“Readers can expect essays that put pressure on received orthodoxies on Dietrich as icon, on reception aesthetics, classical feminist film theory, film industry environments, and constructions of national identity in mass media. Dietrich herself is an ideal pretext when it comes to questions having to do with cinematic discourses. . . . The volume is amazingly blunder-free, and the contributors’ energetic archival work not only serves as a model for film scholarship, but will also save film scholars much leg work.” — Ingeborg Majer-O’Sickey, German Quarterly

“This collection offers a great deal for students of film, photography, cultural history, and those with an interest in the methodology of archiving and chronically of human lives. . . . This academic volume is conversational and well-structured, and the essays in this book will find favour in among the Dietrich fans.” — Evelyn Hartogh, M/C Reviews

“This volume on Dietrich grew out of the ‘Marlene at 100’ conference at Dartmouth in 2001, and the essays preserve something of the celebratory and conversational tone the event. This tenor fits both with the methodological concerns of the volume and with Dietrich's status as a signpost for film theory. In their adept introduction, Gerd Gemünden and Mary R. Desjardines describe Dietrich as a figure that at once embodies and exceeds any specific framing of Hollywood cinema, gender, or nation. . . . The introduction attempts to place Dietrich in terms of nationality and film theory, but the volume's contributions cast an even wider net, raising issues of gender, genre, technology, aging, politics, and biography.” — A. Hunter Bivens, H-German, H-Net Reviews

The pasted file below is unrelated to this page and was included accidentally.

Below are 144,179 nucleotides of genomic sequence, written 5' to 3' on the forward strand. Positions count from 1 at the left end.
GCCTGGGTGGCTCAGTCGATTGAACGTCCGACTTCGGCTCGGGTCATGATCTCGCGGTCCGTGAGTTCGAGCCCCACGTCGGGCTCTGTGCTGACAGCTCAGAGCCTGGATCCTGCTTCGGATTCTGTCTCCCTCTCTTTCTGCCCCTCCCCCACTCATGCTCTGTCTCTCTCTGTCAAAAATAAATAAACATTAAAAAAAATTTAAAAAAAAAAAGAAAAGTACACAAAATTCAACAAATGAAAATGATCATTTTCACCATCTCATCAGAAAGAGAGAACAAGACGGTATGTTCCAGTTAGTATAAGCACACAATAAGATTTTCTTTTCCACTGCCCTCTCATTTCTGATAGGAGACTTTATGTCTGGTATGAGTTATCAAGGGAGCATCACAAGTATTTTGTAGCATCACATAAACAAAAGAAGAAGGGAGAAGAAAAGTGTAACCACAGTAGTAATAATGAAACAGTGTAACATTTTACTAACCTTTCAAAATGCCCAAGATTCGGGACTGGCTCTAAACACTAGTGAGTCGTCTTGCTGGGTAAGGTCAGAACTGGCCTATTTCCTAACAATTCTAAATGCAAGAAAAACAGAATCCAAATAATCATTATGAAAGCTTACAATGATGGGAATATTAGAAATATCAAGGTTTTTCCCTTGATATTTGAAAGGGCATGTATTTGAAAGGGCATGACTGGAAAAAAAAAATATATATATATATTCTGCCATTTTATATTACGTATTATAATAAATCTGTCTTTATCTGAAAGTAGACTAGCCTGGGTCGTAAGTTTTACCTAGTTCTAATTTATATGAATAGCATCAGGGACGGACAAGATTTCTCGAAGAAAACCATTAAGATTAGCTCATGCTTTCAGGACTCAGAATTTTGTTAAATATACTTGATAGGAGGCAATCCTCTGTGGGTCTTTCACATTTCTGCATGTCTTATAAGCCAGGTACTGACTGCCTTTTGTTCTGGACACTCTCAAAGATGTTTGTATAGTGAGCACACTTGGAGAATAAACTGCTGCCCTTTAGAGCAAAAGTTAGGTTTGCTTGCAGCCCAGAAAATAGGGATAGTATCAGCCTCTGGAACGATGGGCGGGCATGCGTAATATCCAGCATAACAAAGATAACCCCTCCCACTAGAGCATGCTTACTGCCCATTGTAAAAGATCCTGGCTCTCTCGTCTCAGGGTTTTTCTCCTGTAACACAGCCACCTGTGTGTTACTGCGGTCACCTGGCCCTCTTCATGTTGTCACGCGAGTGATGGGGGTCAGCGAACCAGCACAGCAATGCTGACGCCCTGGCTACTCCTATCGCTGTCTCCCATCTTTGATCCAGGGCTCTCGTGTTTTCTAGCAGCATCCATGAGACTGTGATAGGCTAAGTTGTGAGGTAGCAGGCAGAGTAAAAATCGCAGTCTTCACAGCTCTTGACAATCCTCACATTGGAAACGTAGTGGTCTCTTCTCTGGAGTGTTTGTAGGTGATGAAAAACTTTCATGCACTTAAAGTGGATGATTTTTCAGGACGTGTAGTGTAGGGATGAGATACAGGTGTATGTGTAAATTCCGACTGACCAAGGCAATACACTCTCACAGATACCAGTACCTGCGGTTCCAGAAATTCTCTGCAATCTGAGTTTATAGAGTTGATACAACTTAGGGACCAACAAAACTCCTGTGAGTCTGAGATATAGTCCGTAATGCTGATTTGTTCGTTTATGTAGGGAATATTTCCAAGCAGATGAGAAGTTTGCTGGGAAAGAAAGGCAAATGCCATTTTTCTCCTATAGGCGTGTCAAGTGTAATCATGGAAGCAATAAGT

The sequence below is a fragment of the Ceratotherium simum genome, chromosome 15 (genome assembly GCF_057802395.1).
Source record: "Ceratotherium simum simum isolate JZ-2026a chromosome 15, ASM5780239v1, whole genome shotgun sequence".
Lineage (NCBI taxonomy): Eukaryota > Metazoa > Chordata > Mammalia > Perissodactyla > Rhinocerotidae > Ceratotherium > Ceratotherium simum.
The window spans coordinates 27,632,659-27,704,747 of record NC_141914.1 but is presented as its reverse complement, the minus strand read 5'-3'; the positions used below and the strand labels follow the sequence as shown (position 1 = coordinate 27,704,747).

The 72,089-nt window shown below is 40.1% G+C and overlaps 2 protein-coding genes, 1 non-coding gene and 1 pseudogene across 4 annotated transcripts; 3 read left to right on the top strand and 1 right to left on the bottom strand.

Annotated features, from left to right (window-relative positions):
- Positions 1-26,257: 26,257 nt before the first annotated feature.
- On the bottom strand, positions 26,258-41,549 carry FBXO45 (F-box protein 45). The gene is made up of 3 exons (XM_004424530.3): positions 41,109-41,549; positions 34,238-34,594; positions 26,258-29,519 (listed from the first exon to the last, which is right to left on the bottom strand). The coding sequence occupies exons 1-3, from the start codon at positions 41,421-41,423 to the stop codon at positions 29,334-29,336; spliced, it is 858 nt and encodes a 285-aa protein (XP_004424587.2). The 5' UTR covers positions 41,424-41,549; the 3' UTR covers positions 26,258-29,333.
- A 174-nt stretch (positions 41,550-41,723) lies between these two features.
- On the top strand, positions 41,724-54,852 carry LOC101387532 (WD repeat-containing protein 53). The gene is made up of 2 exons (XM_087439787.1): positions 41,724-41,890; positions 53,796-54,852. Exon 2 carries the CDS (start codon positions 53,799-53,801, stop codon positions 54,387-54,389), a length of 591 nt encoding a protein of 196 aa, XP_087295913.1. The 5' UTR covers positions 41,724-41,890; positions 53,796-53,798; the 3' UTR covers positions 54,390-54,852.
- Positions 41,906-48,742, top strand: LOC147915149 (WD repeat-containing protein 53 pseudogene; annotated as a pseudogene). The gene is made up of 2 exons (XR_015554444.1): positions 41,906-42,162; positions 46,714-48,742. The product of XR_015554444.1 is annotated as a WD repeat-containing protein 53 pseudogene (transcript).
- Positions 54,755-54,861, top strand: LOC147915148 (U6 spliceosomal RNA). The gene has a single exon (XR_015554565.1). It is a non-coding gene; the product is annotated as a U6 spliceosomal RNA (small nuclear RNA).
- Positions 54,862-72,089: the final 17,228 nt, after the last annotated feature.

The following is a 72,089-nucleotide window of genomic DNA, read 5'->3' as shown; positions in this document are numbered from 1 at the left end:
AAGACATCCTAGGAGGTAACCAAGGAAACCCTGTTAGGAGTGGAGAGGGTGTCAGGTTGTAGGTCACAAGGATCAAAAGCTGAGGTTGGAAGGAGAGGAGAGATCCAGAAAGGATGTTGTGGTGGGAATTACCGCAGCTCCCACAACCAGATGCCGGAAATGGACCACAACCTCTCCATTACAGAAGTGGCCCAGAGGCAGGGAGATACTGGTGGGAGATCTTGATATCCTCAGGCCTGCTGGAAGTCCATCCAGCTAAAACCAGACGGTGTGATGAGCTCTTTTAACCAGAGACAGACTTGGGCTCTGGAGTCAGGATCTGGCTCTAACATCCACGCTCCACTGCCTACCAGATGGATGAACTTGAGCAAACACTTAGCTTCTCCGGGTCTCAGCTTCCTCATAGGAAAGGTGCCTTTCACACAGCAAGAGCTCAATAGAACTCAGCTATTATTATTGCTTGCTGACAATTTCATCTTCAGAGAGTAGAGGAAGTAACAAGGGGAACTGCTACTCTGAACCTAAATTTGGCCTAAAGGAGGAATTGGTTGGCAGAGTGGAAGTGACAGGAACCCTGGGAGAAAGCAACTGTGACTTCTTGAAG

Dietrich Icon. . . successfully bridges the gap between academic publishing and writing that can appeal to general readership. . . The book not only has an alluring design, but the paperback edition is also reasonably priced. . . Dietrich Icon rises above the fray and encompasses successfully the aesthetic, cultural, and sexual diversity of Marlene Dietrich. To put it simply, the book is indispensable for anybody wanting to know more about the icon Dietrich.” — Ulrich Bach, German Studies Review